The Blue Mountains UNESN Trip: An Adventure You Don’t Want to Miss

Author: Sarah Tubbs

Location: Newcastle, Australia

Pronouns: She/Her/Hers

While I have been here in Australia, I have realized how eco-friendly and conscious a lot of people and places are. Literally no one uses plastic straws or packaging, the grocery stores push the use of reusable bags, there are talks and conferences every week regarding climate change, and there are many designated places for national and state conservation areas. Of these places, one of them is the Blue Mountains National Park and Conservation Area and UNESN (the international exchange group on the University of Newcastle’s campus) has a trip they put on for people to go there!

An hour outside of Sydney, you will find the Blue Mountains National Park, a beautiful place with many stories and folktales that are tied to the breathtaking landscapes you hike through when there. UNESN puts on a weekend trip that sells out fairly quickly to the Blue Mountains every semester at the University. Paying for this trip gets you two nights in a backpacker hostel in Katoomba (the small and cute city bordering the National Park), two breakfast meals, and two dinner meals. When you get there you have the opportunity to meet new people, eat some pretty good food, hike all around the National Park, and get to see some of the amazing landscapes of New South Wales. I recommend whoever does choose this study abroad program or finds themselves in this area of Australia in their lives, this is one place you don’t want to miss.

View from the Wentworth Falls Trail at the Blue Mountains National Park

The best part about this weekend were the endless hikes and views we got to see on Saturday and Sunday. We all woke up early both days and split up to hike the different trails found throughout the National Park. My friends Linneya, Krista, and I went and walked the Charles Darwin hike into the National Park. One fascinating thing we discovered about this trail is that it was named after Charles Darwin due to him visiting this area in Australia once in 1836. This is a very easy hike that has no steep inclines or challenging paths that is a great time for anyone! This trail then led to the breathtaking cliffs, overhangs, and waterfalls on the Wentworth Falls trail that is found deeper in the park grounds. The Wentworth Falls trail is more challenging of a hike. With steep stairs, ladder climbs, tricky footpaths, and more, this trail may be physically demanding but is absolutely beautiful. This was one of the highlights of the entire weekend. My friends and I decided to walk the entire thing and got to see some pretty epic landscape views of the National Park. We stopped throughout the trail to either catch our breaths, eat a little snack, or take pictures of the beauty that was surrounding us. As we were hiking, one of the most spectacular things happened. We randomly stopped and looked at the waterfall when all of a sudden a rainbow appeared right before our eyes glowing in the waters flow! It was a rare moment that we randomly were able to witness and remember from this trip together.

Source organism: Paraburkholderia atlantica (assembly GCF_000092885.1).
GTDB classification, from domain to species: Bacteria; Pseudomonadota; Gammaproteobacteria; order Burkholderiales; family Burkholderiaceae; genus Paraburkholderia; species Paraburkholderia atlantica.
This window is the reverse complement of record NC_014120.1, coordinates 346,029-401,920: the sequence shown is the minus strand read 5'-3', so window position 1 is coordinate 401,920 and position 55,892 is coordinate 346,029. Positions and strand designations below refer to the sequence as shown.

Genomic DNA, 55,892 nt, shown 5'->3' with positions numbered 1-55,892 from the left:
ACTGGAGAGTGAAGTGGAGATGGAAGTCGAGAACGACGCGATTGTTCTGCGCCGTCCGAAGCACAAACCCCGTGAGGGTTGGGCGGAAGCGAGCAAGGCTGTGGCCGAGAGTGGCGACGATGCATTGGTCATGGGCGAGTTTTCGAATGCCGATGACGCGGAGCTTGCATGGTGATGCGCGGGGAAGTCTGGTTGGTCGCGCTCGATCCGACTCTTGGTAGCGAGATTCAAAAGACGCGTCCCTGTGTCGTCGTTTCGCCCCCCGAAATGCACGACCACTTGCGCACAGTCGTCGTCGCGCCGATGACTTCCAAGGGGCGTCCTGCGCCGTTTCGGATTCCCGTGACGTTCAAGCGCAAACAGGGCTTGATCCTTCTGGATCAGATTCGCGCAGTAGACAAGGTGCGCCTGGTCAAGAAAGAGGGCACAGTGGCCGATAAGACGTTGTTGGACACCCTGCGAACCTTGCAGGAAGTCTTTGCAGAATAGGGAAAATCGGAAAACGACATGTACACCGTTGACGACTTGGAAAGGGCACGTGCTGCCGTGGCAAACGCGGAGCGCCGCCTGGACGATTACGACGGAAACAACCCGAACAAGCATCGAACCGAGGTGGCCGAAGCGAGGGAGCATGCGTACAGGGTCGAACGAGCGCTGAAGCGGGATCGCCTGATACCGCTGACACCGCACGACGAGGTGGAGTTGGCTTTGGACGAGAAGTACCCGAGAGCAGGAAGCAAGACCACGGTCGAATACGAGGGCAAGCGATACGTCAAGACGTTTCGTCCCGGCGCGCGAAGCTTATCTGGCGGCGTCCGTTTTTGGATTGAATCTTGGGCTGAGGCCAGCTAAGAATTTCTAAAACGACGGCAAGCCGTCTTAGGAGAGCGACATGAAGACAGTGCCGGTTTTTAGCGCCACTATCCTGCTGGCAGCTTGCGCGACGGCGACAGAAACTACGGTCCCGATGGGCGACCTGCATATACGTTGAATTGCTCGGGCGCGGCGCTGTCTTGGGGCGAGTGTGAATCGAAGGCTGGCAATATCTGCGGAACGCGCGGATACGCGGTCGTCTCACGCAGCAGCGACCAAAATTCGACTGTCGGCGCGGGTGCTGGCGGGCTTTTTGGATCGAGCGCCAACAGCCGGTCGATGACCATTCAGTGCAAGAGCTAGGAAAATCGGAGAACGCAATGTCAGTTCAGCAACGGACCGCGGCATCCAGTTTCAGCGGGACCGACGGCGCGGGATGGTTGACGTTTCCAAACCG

Rainbow seen in the Wentworth Falls Water Flow

Wentworth Falls at the Blue Mountains National Park

Krista and I on the Charles Darwin Walk